Open forum: how online message boards offer a safe space for fans to open up

374 Online 

Twitter and Facebook should have killed off forums but the community feel of sites like Brighton’s North Stand Chat gives supporters a valuable personal outlet

26 April ~ A few weeks after Christmas, a Brighton fan who uses the pseudonym Last Summer posted to the web forum North Stand Chat (NSC). One of the 50 new discussions started on there by supporters every day, and one of hundreds of posts he’d contributed himself over the last decade, he felt the need to preface it: “Apologies for the Mumsnet type thread.” He calmly explained he was “hurting like hell” and wanted help from fellow users having split up with his wife after 14 years. He added: “There’s loads of advice and stuff online that I could Google – but they ain’t Brighton.”

And he was right. Through the evening and the next few days, dozens of men, and it was all men, took the opportunity to publish at length, and in many private messages to Last Summer, about how they’d coped after going through a divorce. Some posters, as you’d expect, shared practical financial advice, tips on maintaining relationships with their children and how to avoid conflict with your ex-partner. But most, perhaps encouraged by the support that was forthcoming and the friendly environment, were confident enough to share intimate and honest details about how they felt and their mental health then and now. Eventually Last Summer came back online to thank the contributors to the thread.

Online football forums seemingly had their day a decade ago. The BBC’s now forgotten 6.06, a spin-off from the weekly radio show, was at one point the biggest football website in the UK. It provided millions with their first introduction to the universal chatroom tropes: text-fuelled delusion, half-full/half-empty attitudes, a relentless and often hilarious baiting of rivals and enemies, and terrible transfer rumours. But over time the firm grip of abuse, legal threats and apathy killed most of them off.

Gradually fans migrated to the more powerful yet sanitised tools of Facebook to organise protests and amplify dissent. Twitter provided a new home for humour and, more often, anger – this time directed personally at naive players. Cheap tech such as smartphones combined with YouTube’s reach meant that the swearfests of fan TV and vlogs attracted younger fans.

Brighton too have a thriving fan-powered media ecosystem of podcasts, blogs and zines. Yet North Stand Chat is still standing. A largely text-based forum, it remains part of the daily online routine for thousands of, mostly older now, Albion fans. Its authenticity helps – it emerged out of the fanzine culture and pre-broadband email lists of the late 1990s, and many of the veteran posters were a presence throughout the Seagulls’ “war years”.

It’s also well run. Lifelong Albion fan Darren Mckay has been in charge for 15 years. Known to NSC users as Bozza, he organises a group of volunteer moderators who strive to keep it safe and free from legal interference. Well-trafficked websites are expensive to maintain and NSC racks up thousands per year in hosting costs which it funds through minimal non-intrusive advertising. Any profits go to a range of Albion charities.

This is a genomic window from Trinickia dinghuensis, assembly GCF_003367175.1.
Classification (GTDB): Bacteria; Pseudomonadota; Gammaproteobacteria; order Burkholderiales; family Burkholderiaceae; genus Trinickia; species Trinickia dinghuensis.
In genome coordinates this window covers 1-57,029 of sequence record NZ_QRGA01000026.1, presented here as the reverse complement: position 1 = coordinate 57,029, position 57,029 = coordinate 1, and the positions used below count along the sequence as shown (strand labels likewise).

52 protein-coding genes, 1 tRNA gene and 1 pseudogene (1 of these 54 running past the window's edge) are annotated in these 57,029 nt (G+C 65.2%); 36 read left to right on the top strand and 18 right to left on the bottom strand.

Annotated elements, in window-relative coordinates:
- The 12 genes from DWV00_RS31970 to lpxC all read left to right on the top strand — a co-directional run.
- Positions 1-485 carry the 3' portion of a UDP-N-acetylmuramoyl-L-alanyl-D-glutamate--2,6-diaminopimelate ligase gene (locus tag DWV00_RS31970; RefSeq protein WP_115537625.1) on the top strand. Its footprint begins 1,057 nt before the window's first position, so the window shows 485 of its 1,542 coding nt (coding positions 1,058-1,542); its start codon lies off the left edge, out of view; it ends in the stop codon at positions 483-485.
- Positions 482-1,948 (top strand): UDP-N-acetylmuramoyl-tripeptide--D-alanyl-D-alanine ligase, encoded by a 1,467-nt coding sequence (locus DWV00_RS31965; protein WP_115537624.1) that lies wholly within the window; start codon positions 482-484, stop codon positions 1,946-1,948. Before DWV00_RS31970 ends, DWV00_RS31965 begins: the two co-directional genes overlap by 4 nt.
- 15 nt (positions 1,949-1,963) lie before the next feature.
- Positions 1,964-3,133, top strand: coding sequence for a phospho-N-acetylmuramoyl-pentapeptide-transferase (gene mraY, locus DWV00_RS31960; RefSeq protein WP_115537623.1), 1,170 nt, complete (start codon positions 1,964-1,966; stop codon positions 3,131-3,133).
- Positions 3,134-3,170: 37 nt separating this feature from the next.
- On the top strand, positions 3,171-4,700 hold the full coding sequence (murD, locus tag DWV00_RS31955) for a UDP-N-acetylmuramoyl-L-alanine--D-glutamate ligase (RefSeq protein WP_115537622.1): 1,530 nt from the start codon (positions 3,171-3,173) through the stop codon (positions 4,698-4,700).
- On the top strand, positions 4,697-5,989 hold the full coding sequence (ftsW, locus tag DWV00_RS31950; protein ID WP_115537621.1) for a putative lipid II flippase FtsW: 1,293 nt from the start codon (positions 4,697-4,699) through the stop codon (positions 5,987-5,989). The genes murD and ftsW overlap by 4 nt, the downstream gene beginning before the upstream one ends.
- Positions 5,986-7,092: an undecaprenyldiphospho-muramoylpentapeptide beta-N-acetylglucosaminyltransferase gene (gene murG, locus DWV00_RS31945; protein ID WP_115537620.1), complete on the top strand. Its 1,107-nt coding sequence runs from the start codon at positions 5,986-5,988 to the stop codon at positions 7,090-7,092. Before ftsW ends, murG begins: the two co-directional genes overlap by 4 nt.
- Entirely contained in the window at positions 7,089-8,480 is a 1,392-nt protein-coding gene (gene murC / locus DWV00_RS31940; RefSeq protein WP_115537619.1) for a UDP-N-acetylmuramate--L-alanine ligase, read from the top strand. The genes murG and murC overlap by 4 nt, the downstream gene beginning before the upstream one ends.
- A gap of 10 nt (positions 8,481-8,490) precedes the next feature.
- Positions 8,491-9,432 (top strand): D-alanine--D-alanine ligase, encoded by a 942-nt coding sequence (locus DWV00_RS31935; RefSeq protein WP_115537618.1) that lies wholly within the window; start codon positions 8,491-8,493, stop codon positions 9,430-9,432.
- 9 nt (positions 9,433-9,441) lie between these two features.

But what makes NSC is its users: lawyers, police officers, teachers, car mechanics, plumbers and even a football finance academic make up some of the day jobs. Brighton & Hove Albion CEO Paul Barber can’t quite be persuaded to register on the site, but is prone to writing numerous 1,000-word emails in response to any manner of issues about ticketing, transport and transfers raised by fans on NSC, that then end up being published in full for all to read. Their frequent arrival and patient deconstructing of arguments is met with typical NSC humour – the use of the tag #BarberOut to describe any minor petty issue with the club. But Barber acknowledges the role NSC gives him as a platform to communicate directly with fans.

In short it’s still there because it has become vital to Albion fans for talking about what affects them. Increasingly these days that involves the worries of middle age such as diets, depression and, sadly, paying tribute to NSC users who have passed away, rather than merely football or Brighton & Hove Albion.

Journalist and NSC regular Nick Szczepanik sums it up: “It’s the go-to resource for everything. If I want to know what the roads are like before setting off on a journey, I’ll check NSC rather than the AA website, because if there’s a hold-up between Lancing and Worthing, NSC will tell me exactly where, how long it’s been going on, alternative routes, whose fault it is and whether the underlying cause is Corbyn, Brexit or Palace.”

Last summer’s “FAO Divorced of NSC” thread eventually faded off the site’s front page and was replaced by the more mundane discussions about buying treadmill machines, sharing what you’re drinking on a Friday night and even the odd row about Chris Hughton’s defensive tactics. One of the last users to post, reflecting on the depth and quality of advice and painful anecdotes shared to help the recently divorced user, urged him to stay positive: “You’d be surprised by the love you get from unexpected places.” Jem Stone

Illustration by Gary Neill

This article first appeared in WSC 374, April 2018. Subscribers get free access to the complete WSC digital archive – you can find out more details here